Over the years, I’ve fallen in love with entertaining and generally enjoy having people to the house for food and drinks. Yet, despite my love for entertaining, planning all the food can still sometimes be stressful. I’ve conquered the menu-planning hump by master simplification, like the perfect easy but elegant cheese and cracker spread. A trip to the store and a bit of time spent arranging is all you need to craft a sophisticated cheese platter with ease!
Choosing the cheese for your plate
While a solid cheese platter has many components, the main focus is still the cheese itself. If you’ve ever traversed the cheese department of most stores, you know there is a spectrum of cheeses that can be classified in a few different ways:
- Firmness: Soft, semi-hard and hard
- Type: Goat, sheep or cow
- Region: Spain, Italy, California, etc.
- Age: Whether or not the cheese has been aged, and if so, for how long?
Looking at all the varieties, it can be easy to feel overwhelmed by all the choices. This may result in overbuying cheese (which I’ve been known to do) or creating a cheese plate that isn’t terribly diverse. There are some ways around this!
Pick cheeses that have opposite classifications.
If you already picked up a soft cheese, look for a hard cheese that might compliment it. Or, if you’ve picked up a couple cow’s milk cheeses, find a goat or sheep cheese as well.
Try focusing on a region.
This will further define your scope. I live in Northern California and more often than not I’ll use all local cheeses that fit into different classifications. Or, you could go the extra step and learn how to make cheese at home! The cheese I chose for this particular example:
- Petaluma Mt. Tam Triple Cream (soft cheese)
- Point Reyes Blue Cheese (blue cheese)
- Sonoma Goat Cheese (soft cheese/goat’s milk)
- Cypress Hill-Aged Gouda (semi-hard and sheep’s milk)
- Point Reyes Toma Farmer’s Cheese (semi-hard)
A quick note about rennet. There are cheeses that are made from animal rennet, putting them into the non-vegetarian friendly category. Most cheese are good about noting whether or not vegetarian rennet was used, but a quick search of the internet will also usually help you find out as well.
The cheese plate accompaniments
Beyond the cheeses, there needs to be partner options. Some of these options, like the nuts, fruit, and olives, are more for flavor pairings while the jam, mustard, and bread/crackers are direct companions with the cheese. All of these items aid in creating an overall experience and not just “cheese and crackers.” I typically keep everything vegetarian, but you could easily add a cured meat or two as well.
Bread & crackers
The bread and crackers play the main supporting roll to the cheese. Mix it up a bit by providing different varieties of crackers and bread. I prefer a sourdough baguette, a wholegrain loaf, plain crackers and nut-thin crackers.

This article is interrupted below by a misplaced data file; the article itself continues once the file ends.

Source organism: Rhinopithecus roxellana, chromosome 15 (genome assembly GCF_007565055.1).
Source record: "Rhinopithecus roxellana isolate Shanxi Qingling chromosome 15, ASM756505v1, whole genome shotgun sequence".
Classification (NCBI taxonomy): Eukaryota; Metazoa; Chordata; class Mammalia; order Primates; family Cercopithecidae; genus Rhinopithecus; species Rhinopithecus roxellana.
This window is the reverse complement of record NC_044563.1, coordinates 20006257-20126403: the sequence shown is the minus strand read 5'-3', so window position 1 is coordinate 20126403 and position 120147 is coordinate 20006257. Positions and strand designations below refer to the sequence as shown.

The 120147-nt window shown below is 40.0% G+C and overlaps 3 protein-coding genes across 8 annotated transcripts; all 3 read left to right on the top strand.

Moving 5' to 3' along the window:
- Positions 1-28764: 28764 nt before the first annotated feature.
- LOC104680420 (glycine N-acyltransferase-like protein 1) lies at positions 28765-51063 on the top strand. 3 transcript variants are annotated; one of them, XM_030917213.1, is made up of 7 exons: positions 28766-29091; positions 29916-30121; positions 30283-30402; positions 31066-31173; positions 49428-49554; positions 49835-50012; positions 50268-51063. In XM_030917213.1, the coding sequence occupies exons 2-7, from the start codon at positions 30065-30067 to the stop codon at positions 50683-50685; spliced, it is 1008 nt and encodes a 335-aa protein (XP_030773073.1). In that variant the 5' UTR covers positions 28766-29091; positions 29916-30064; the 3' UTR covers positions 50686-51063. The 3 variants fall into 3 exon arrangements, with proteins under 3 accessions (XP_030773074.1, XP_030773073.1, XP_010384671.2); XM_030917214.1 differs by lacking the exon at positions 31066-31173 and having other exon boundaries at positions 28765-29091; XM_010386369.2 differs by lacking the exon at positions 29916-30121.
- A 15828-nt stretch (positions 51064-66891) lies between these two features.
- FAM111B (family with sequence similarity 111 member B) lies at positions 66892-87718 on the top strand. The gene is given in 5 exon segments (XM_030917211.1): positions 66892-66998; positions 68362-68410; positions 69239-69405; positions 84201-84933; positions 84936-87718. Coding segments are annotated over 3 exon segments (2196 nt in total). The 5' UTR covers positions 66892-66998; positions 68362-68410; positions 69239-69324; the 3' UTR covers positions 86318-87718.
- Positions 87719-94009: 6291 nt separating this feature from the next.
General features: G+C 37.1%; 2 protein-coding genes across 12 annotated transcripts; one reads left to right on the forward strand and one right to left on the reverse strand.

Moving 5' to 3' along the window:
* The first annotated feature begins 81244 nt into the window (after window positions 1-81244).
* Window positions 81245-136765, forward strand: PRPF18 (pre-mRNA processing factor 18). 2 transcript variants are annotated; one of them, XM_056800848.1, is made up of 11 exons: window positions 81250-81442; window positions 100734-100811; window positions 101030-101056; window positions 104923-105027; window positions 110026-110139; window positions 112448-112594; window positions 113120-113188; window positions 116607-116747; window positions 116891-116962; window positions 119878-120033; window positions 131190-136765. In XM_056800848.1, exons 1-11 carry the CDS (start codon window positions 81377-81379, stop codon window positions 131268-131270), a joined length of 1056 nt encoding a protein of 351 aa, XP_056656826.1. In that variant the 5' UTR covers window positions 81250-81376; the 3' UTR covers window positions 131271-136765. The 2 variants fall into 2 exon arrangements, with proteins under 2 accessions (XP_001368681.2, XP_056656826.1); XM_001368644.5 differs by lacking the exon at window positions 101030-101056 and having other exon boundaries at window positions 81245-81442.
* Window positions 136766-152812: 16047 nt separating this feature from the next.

Condiments (jams, chutneys, mustards and honey)
Beyond the bread, an assortment of condiments can support the various cheese flavors. Typically something like a fig jam is served, but I prefer spicy chile jams, lemon marmalade and spicy mustard. Look up the flavor profiles of the cheese and match with different condiment flavors. The farmers’ market is a great place to find artisanal jams, mustards and honeys!
Olives & pickled items
Now that you’ve established the cheese and cracker part of your platter, it’s time to branch out a bit and cultivate a few other items that will pair nicely with the cheese. I love to visit the olive bar at my local grocery store and grab different marinated olives, roasted peppers, mushrooms and roasted garlic along with one or two crisp pickles (the green beans are a favorite of mine).
Fruit, either dried or fresh, is always a item to include. The simple sweetness from the fruit helps to balance the salty and savory. I choose my fruit depending on the season. In the fall and winter, I’ll serve grapes, apples or pears. If it’s summer, stone fruit and fresh berries are my go-to choice.
Beyond having a variety of flavors, it’s also import to have a variety of texture. Nuts add a bit of crunch to the platter. Marcona almonds, roasted pistachios and sweet roasted walnuts are favorites of mine but any type of roasted nut (plain or flavored) is a nice addition. The bulk bins are a great place to start for ideas, but you could also look around the cheese area for flavored and unique nuts.
Arranging and serving a cheese platter
Now that you have a list of items to pick and choose from, it’s time to start planning! On average, plan for 3-4 ounces of cheese per person along with the various other items and have a variety of cheeses. For a party of 8-10, I like to keep the cheese options to around five. Also, at least 45 minutes before serving, remove the cheese from the refrigerator and allow to warm slightly.
Most importantly, have fun the with cheese plate!